Eventually, as wind blown rain was unmistakably working it’s way inside my jacket, we came to a patch of grass covered peat where the docent stepped off the walkway meant to protect the site from our shoes and boots, picked up a 10 foot or so tall iron pole or pick and with just a light shove, slid it down into the peat for about 5 feet until it’s further progress was stopped by hitting a stone. He dutifully took a measurement.
In this way the entire site, miles across, had been mapped painstakingly, one pole thrust at a time over 50 some years. Then we hurried indoors to get out of the rain.
As I sat inside the Céide Fields visitors center sipping a hot cup of tea, drying off and recovering from the hike into the archeological site, I wondered just why all these people thought to build their homes and a town way out here. You can’t even get to the beach due to the cliffs. Did they like this weather? (You will note that I don’t show many pictures of Céide Fields, it was raining so hard I couldn’t get out my camera except between rain squalls. But let’s be fair, it was mostly just a lot of wet grass.)
Well, the weather then wasn’t the same. According to information provided at the visitors center, it was warmer back then than it is now, much warmer in fact. Nor was the terrain the same. No peat then, or at least not enough at that point to harvest for fire burning. Lots of trees. They cleared the upland fields of their trees and raised cattle. (Eventually that would doom the settlement, putting in place the circumstances allowing for the formation of the blanket bog that would engulf the settlement after a thousand years or so.) And since they didn’t burn peat for fires, they would have burned great logs in what I would like to think, were roaring fires. As a way to shift perspectives from the present barren fields to the past, consider that should a little girl want to visit grandma in the next town over she would need to pass through a great, shall we suppose wolf infested, dense forest that probably went on mostly unbroken to the other end of Ireland.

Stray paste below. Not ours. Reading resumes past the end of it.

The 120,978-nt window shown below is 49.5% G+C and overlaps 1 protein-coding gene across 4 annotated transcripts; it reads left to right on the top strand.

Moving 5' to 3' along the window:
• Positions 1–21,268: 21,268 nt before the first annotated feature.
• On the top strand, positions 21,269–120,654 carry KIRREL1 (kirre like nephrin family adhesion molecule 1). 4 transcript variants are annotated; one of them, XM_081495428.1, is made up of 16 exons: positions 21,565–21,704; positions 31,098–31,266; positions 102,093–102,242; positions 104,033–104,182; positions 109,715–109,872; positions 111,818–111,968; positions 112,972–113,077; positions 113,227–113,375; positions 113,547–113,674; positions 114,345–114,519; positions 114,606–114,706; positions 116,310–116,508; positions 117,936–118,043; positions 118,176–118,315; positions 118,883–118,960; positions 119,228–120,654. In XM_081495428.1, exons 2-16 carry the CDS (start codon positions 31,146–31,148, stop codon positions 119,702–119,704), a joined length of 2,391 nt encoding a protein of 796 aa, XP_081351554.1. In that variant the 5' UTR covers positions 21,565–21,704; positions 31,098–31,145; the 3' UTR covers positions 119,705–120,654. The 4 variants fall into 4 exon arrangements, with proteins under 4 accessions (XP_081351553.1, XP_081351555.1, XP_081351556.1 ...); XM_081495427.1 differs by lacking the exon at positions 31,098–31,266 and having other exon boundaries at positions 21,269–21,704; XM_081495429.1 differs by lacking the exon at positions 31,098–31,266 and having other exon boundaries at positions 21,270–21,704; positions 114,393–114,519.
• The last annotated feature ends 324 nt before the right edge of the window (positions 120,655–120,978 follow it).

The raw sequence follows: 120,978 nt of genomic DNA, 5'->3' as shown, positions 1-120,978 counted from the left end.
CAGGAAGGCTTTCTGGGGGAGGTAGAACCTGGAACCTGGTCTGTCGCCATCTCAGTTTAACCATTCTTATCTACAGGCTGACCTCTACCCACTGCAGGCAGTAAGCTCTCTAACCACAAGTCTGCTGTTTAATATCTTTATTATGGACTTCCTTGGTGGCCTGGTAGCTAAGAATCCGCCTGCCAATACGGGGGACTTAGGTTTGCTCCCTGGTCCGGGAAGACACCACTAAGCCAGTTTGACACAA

Okay. But still, why not just build the largest Neolithic settlement in Ireland, the Dublin of its day, down near to where they must have originally come from, the south and east. Surely that was nicer and certainly closer to relatives left behind. That’s why those places are populated now, isnt it? Or at the very least why isn’t there a settlement down there this big? Or indeed, bigger? Why does Céide Fields stand out?
Well, maybe they were trying to get away from others? Maybe this whole settlement was made up with with the hermits of the Neolithic. Maybe, but all of these megaliths all over the British Isles were built by hermits? And only by the hermits? And it is notable that there were no fortifications at Céide Fields. This was not a population concerned about warlike neighbors.
Conclusion pro Tempore: Well the answer is that they probably did build down to the southeast. Probably a lot of them. Or their contemporaries did. They probably built lots of megalithic monuments down there too. The megalithic monument map I studied, with its bias towards the “extremities” on each island, was just as unlikely to correctly show all the monuments actually built as the idea that they had only built this one big settlement way up in the most remote part of the island.